Defendant argues there was insufficient evidence of an intent to terrorize the child. The elements of first-degree kidnapping relevant to the present case are: (1) the unlawful removal from one place to another; (2) of any person under 16 years of age without the consent of such person's parent; (3) for the purpose of terrorizing that person or another; and (4) that person was not released by the defendant in a safe place. N.C. Gen. Stat. § 14- 39(a)(b) (2005). The term terrorizing means "more than justputting another in fear. It means putting that person in some high degree of fear, a state of intense fright or apprehension." State v. Moore, 315 N.C. 738, 745, 340 S.E.2d 401, 405 (1986).
    "Intent is a condition of the mind ordinarily susceptible of proof only by circumstantial evidence." State v. Pigott, 331 N.C. 199, 211, 415 S.E.2d 555, 562 (1992). "The presence or absence of [a] defendant's intent or purpose to terrorize . . . may be inferred by the fact-finder from the circumstances surrounding the events constituting the alleged crime." Baldwin, 141 N.C. App. at 605, 540 S.E.2d at 821. Moreover, the victim's subjective feelings of fear are relevant when determining whether a defendant acted with intent to terrorize. Id. at 604, 540 S.E.2d at 821.
    In the present case, there was sufficient evidence that Defendant had the intent to terrorize the child when he participated in the kidnapping. The State proceeded on a theory of acting in concert. Under this theory,
        "'[i]f "two persons join in a purpose to commit a crime, each of them, if actually or constructively present, is not only guilty as a principal if the other commits that particular crime, but he is also guilty of any other crime committed by the other in pursuance of the common purpose . . . or as a natural or probable consequence thereof."'"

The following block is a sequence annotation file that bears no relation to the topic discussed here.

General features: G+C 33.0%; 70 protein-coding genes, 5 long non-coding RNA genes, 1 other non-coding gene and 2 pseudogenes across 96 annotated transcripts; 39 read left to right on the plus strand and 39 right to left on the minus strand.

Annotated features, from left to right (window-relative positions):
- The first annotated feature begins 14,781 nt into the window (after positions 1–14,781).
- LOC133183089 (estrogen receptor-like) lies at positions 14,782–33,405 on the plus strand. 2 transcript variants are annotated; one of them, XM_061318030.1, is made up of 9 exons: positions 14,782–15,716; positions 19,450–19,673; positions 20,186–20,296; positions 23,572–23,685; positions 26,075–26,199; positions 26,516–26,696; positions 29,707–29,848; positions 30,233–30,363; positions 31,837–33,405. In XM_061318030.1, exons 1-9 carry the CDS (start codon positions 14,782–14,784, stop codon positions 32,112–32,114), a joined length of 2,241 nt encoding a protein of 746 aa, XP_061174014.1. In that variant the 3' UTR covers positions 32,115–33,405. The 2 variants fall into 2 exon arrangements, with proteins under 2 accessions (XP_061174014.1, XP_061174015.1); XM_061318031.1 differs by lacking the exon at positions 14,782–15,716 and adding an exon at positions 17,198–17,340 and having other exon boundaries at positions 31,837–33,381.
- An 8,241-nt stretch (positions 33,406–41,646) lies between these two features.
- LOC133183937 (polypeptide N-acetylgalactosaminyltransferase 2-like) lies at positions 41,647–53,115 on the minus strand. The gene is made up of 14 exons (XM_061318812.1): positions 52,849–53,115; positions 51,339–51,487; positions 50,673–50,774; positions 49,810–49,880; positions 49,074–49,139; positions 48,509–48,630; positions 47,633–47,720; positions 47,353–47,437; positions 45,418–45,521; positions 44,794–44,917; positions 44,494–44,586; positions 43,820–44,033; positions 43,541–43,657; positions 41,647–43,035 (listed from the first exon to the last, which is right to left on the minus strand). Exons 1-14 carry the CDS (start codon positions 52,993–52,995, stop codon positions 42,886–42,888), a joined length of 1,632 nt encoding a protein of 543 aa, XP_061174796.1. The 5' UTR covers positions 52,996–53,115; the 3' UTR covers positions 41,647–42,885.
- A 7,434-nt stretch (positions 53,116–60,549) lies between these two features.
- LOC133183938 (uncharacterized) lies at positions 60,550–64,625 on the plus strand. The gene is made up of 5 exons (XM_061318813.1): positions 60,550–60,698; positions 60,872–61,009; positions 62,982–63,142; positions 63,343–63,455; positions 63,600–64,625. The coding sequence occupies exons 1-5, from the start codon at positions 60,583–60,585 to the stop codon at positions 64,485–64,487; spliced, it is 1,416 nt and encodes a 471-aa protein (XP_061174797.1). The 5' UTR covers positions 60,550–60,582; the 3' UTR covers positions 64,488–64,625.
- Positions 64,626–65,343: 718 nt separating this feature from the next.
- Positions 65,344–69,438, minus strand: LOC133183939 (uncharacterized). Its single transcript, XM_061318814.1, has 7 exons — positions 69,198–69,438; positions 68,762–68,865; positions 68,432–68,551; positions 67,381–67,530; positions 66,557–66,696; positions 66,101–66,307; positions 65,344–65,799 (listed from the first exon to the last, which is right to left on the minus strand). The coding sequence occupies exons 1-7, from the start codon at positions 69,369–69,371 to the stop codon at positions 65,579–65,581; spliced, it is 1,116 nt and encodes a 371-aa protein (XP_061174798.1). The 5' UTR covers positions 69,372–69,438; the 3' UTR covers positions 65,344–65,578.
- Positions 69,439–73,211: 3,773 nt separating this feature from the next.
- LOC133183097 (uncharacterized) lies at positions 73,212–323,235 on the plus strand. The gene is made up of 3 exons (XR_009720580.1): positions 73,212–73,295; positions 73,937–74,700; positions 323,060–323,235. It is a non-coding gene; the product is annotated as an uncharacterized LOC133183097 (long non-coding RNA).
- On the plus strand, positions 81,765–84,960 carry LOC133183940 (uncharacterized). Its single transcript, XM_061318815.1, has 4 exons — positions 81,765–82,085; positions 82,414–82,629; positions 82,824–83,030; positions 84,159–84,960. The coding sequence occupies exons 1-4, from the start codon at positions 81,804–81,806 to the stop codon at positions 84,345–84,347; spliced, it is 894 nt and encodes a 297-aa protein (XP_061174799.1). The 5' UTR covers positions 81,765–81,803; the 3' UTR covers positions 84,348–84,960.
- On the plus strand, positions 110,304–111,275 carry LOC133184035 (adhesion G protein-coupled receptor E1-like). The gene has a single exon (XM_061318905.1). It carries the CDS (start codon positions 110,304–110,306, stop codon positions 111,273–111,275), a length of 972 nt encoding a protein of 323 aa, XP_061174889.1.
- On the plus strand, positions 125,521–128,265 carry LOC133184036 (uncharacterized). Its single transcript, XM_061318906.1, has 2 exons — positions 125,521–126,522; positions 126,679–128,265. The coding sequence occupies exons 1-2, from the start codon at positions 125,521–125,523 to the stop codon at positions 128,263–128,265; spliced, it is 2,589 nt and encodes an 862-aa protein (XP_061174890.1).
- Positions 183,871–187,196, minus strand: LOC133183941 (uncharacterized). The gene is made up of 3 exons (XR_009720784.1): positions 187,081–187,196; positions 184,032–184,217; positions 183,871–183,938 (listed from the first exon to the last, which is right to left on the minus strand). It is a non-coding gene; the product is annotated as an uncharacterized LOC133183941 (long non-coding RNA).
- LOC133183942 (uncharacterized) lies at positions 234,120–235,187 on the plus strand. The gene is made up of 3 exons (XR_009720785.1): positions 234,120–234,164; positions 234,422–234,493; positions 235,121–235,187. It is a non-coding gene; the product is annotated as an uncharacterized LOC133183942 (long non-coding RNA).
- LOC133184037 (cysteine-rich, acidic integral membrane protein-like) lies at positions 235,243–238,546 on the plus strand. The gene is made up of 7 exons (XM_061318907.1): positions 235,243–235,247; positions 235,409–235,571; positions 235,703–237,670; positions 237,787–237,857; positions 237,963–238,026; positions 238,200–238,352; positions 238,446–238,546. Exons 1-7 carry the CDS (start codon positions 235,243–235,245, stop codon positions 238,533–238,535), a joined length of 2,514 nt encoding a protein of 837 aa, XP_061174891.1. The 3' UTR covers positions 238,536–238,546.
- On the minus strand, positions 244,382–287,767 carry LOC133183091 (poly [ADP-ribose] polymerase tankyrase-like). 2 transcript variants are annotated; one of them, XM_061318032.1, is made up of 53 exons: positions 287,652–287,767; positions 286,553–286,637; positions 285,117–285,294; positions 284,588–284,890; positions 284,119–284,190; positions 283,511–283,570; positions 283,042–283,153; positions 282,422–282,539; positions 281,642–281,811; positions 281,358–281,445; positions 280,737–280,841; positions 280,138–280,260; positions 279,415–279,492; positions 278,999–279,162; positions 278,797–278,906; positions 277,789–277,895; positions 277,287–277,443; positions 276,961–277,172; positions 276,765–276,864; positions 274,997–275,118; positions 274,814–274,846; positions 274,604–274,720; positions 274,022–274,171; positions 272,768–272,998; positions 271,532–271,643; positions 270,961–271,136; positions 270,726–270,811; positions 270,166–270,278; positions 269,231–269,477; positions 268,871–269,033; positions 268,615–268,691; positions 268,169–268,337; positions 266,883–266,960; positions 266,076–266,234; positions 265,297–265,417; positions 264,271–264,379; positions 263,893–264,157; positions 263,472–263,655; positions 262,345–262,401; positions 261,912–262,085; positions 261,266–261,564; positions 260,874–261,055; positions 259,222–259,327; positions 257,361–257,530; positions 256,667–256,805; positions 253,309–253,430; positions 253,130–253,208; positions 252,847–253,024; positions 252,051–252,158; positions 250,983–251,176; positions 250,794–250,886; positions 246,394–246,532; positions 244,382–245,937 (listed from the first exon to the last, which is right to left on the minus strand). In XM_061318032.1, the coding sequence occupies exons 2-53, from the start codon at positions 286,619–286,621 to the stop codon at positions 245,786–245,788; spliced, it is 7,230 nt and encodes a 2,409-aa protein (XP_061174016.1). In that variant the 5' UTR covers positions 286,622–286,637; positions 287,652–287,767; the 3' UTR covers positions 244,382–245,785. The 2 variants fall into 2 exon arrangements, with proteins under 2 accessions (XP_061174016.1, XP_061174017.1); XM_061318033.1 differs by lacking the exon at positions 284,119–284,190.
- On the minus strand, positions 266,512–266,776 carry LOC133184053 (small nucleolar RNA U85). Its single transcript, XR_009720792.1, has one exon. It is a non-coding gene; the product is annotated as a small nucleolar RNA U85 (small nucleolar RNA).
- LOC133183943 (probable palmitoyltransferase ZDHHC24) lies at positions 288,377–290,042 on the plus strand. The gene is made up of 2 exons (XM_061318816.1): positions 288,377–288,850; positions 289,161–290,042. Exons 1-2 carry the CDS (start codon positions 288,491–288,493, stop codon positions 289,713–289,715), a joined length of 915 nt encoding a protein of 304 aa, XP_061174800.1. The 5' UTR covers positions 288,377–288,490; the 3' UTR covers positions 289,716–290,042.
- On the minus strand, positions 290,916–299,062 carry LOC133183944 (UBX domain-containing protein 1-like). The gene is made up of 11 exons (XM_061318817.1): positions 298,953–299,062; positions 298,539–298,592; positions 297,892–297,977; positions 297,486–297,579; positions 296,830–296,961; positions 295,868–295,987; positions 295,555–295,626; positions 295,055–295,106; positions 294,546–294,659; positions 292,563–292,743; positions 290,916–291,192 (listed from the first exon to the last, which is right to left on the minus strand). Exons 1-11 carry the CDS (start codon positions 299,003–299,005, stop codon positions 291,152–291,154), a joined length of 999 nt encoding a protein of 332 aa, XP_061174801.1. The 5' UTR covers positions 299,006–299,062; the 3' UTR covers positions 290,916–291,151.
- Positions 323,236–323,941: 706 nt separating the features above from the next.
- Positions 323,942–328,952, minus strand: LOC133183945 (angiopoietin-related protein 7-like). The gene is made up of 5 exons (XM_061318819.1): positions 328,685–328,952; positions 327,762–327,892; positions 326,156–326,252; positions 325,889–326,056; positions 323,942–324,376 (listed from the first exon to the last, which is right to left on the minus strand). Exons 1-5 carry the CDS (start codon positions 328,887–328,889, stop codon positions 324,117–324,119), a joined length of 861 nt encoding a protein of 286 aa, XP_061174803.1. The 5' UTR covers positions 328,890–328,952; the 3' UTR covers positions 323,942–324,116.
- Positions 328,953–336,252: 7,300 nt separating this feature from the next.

State v. Mann, 355 N.C. 294, 306, 560 S.E.2d 776, 784 (citations omitted), cert. denied, Mann v. North Carolina, 537 U.S. 1005, 154 L. Ed. 2d 403 (2002). When Mr. Medina told the gunman that he could not get out of his vehicle because his daughter was in the back seat, the gunman said he did not care and told Mr. Medina to get out of the vehicle anyway. These actions tended to show thatthe gunman, and his accomplice, were indifferent to the fact that the child was in the vehicle. Moreover, when Deputy Nicholson arrived at the Budget Inn in Mebane, the child was crying and was soaking wet from both rain and urine. The child had been found crying in a field and was hysterical and nervous. These facts tend to show that the child was in a high state of fear and was intensely frightened as a result of being kidnapped, driven to Mebane, and left in a field. This was substantial evidence that a reasonable juror could consider sufficient to establish Defendant's intent to terrorize the child.